China has long been known to deploy what is said to be the single most elaborate and far-reaching internet censorship system in the world, unofficially referred to as the Great Firewall in an obvious reference to the country's most well-known architectural marvel - the Great Wall. Those who get to decide which websites will be allowed and which ones will get the chop, have now decided that the internet users in the country will be barred from gaining access to the website of Google's new parent company, Alphabet Inc. While the censorship was swift and came within the first few hours of the site going live, the authorities in China have yet to provide a reason for the blockade.
In an unexpected move on Tuesday, a Google filing with the Securities and Exchange Commission revealed that the company was creating a new holding company for itself and its increasingly diversified business interests. Google itself will henceforth be one of the entities under the parent company. As for the new Alphabet website, the abc.xyz domain still seems to be a work in progress and seemingly still only has a single page for now. The page displays a message from co-founder and CEO Mr. Larry Page, and also includes a link to an existing investor relations page on the longstanding Google domain. According to reports however, the unceremonious blocking of the website has not really stopped the country's media from reporting on the restructuring of Google. Even the country's Communist Party mouthpiece, the government-run "People's Daily", carried at least one article about the creation of Alphabet. The censored domain name was even mentioned by the newspaper as part of its coverage, if reports are to be believed.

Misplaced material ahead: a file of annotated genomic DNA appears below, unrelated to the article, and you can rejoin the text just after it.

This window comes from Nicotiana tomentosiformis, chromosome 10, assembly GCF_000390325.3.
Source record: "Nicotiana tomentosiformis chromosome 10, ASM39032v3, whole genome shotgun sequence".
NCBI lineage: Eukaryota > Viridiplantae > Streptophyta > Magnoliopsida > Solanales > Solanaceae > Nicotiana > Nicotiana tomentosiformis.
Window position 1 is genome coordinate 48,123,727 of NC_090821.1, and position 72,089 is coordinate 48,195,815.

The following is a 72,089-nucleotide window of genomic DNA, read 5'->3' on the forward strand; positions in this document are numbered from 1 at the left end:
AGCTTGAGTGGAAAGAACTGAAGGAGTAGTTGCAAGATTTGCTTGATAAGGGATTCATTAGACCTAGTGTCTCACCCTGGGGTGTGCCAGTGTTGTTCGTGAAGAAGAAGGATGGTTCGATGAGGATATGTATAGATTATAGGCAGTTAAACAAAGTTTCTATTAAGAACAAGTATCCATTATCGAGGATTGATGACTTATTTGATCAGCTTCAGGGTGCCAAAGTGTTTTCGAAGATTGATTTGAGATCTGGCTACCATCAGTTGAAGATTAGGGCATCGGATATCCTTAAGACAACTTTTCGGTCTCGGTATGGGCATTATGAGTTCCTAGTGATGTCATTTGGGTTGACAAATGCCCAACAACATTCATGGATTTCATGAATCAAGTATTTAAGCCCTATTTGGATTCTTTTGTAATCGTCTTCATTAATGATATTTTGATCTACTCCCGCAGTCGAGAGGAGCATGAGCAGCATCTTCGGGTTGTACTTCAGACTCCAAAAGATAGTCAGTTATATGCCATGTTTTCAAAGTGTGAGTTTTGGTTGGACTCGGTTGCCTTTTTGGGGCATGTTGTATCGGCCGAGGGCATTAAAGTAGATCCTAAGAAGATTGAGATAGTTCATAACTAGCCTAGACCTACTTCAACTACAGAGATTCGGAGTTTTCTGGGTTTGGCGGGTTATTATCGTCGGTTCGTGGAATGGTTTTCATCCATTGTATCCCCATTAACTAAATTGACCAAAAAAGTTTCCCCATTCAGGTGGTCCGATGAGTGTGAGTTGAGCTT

High levels of Internet Censorship in China has been a thorny issue for Google in the past as well. So much so, the company ended up shuttering down its business in China in 2010, amidst ongoing battles. Not that the pulling-out had any effect on the country's government though. Last year, Google's free webmail service, Gmail, was blocked by authorities in the country, leading to a firestorm of criticism and an outpouring of anger expressed on social media by the country's netizens.